My S/O and I adopted a kitten. The kitten began to have seizures. We called the shelter and they told us just to keep an eye on her. The seizures got worse and one not she couldn’t walk straight after a five minute seizure. So, we took her into the emergency vet. The vet told us the shelter was full of shit and we should have brought her in immediately because seizures are rare in kittens. Epilepsy doesn’t show up until they are at least one year old, apparently. Given the kitten was a rescue, the vet was very concerned she had rabies. We made the hard decision to put her down and get her tested. Unfortunately we also had to go get rabies vaccines which made us both feel sick (I vomited for times after the IGG shots). My anxiety tempered the grief and convinced me it was too late and I was going to die of rabies.
The kitten didn’t have rabies, she had a rare brain infection. I think we did the right thing by putting her down, as she wouldn’t have made it either way, but it was a horrible week. This drawing is a representation of what it felt like.
I like how this one turned out. I wanted the cyborg/robot to appear somewhat damaged and unsure of itself. I think that was captured with some of the erratic shading and effects. I wanted less explicit detail as well, so a lot of the parts are suggested. I kept the color pallet simple so it would look more like splashes of paint or brands then the actual color of the android.
I put a lot of work in making the frame. I’m not very good at frames but I recognize how important they are for T-shirts. A lot of my work is too complicated to put on a shirt and the frame helps simplify it so it can be printed on different colors of shirts.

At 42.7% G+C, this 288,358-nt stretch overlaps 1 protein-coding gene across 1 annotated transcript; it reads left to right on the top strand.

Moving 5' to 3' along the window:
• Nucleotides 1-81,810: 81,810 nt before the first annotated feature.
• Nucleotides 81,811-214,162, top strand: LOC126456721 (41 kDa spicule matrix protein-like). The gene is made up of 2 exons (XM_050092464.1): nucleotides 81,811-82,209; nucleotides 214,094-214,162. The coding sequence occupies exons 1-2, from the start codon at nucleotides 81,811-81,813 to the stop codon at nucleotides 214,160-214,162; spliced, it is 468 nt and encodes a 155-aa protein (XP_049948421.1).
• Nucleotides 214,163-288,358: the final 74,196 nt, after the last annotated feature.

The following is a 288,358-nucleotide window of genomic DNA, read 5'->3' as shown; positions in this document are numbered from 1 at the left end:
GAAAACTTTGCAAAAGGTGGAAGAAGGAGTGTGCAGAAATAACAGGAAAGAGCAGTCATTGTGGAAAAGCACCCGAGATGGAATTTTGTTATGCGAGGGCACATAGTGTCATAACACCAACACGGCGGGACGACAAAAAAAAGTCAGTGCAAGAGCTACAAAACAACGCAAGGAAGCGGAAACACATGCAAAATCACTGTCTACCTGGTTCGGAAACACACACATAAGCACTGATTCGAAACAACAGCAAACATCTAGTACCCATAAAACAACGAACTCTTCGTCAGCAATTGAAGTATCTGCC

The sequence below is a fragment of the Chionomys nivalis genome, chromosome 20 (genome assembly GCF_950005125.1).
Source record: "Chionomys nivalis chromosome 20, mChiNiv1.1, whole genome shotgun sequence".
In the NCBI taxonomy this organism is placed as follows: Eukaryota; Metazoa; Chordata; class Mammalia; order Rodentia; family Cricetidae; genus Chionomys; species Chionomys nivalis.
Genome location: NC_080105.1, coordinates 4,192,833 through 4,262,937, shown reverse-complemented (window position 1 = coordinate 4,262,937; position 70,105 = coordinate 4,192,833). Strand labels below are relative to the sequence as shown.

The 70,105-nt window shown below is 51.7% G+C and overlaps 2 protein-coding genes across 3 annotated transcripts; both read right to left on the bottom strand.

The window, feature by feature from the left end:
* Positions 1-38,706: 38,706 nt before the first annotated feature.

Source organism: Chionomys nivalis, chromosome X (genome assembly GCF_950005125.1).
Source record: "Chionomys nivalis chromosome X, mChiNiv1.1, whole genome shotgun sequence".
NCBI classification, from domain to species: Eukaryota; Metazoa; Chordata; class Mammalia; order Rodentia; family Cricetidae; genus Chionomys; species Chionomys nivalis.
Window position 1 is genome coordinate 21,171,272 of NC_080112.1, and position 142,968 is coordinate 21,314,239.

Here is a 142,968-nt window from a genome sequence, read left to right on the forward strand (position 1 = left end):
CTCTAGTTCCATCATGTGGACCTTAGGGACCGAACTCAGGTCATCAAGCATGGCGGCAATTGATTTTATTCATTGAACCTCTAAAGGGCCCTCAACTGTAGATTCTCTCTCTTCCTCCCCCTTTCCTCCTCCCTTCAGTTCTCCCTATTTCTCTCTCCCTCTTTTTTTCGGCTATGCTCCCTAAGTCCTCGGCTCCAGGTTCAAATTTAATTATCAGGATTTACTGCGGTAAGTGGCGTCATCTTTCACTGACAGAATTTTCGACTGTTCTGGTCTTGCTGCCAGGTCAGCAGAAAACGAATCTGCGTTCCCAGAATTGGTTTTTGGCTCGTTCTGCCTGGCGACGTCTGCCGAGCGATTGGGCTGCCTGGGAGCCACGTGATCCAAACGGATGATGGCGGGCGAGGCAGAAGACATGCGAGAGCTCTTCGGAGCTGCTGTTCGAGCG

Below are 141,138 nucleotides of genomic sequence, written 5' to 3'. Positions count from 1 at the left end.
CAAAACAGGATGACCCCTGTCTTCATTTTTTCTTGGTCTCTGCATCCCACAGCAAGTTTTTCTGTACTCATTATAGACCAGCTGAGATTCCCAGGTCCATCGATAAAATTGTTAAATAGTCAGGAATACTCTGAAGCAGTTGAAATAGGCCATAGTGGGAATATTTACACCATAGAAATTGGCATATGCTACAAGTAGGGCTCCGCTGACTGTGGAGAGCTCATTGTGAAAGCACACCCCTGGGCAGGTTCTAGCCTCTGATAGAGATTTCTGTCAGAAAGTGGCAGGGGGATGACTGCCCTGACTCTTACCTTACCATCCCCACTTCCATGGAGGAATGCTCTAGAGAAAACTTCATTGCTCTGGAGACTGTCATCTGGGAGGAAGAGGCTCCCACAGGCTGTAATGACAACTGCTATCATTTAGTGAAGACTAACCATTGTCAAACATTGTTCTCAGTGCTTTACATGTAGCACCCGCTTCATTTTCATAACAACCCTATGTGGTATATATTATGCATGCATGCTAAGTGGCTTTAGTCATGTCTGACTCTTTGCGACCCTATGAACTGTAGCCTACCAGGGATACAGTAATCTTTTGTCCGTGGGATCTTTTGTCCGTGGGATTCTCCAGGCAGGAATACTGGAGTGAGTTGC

I took a detailed Basic Life Support course last Wednesday in preparation for my EMT basic this summer. It was a six hour chunk I was sort of dreading having to tackle over Spring Break. To my surprise, I really enjoyed the experience. For those of you who don’t know, and it’s not like I mention this too often, I’m a chemist at the University of Iowa. My course-work is firmly grounded in the theoretical as opposed to the practical.
I was expecting this to be like my lectures and courses I have taken over the past four years, but it ended up feeling a lot more like a relaxed lab-day. The only practical part of chemistry is lab-work, after all. But it’s mostly tainted by things like heat and entropy reactions which involve literally staring at a filtration or distillation set-up for hours on end, all the while hoping your product is what it should be, since you’ll have to start over if the mel-temp says it melts early or late (GC or IR or any measure of purity really). Those days are nerve-wracking.
This was different. The instructors were lively and we had practical assessments that followed each unit of the course. This made me want to pay attention, because I felt like I was going to use or need the content instead of simply scribbling tidbits to transcribe onto little flashcards I’d use once or twice. That’s why I’m excited to take EMT basic this summer. I’m thinking it will be comprised of mostly practical applications and tests that seem like the perfect change of pace for me. It’s not that I hate chemistry, I love a lot of things about it, it’s just that I feel like I’m slowly becoming inadequate and falling behind. The more time I spend drawing and writing and creating things that matter to me, the harder it feels to care about my course-work, which is still important. I’ve spent years pursuing this and I’m right at the end, but I’m faltering and it’s terrifying. I know I’m capable of seeing it through.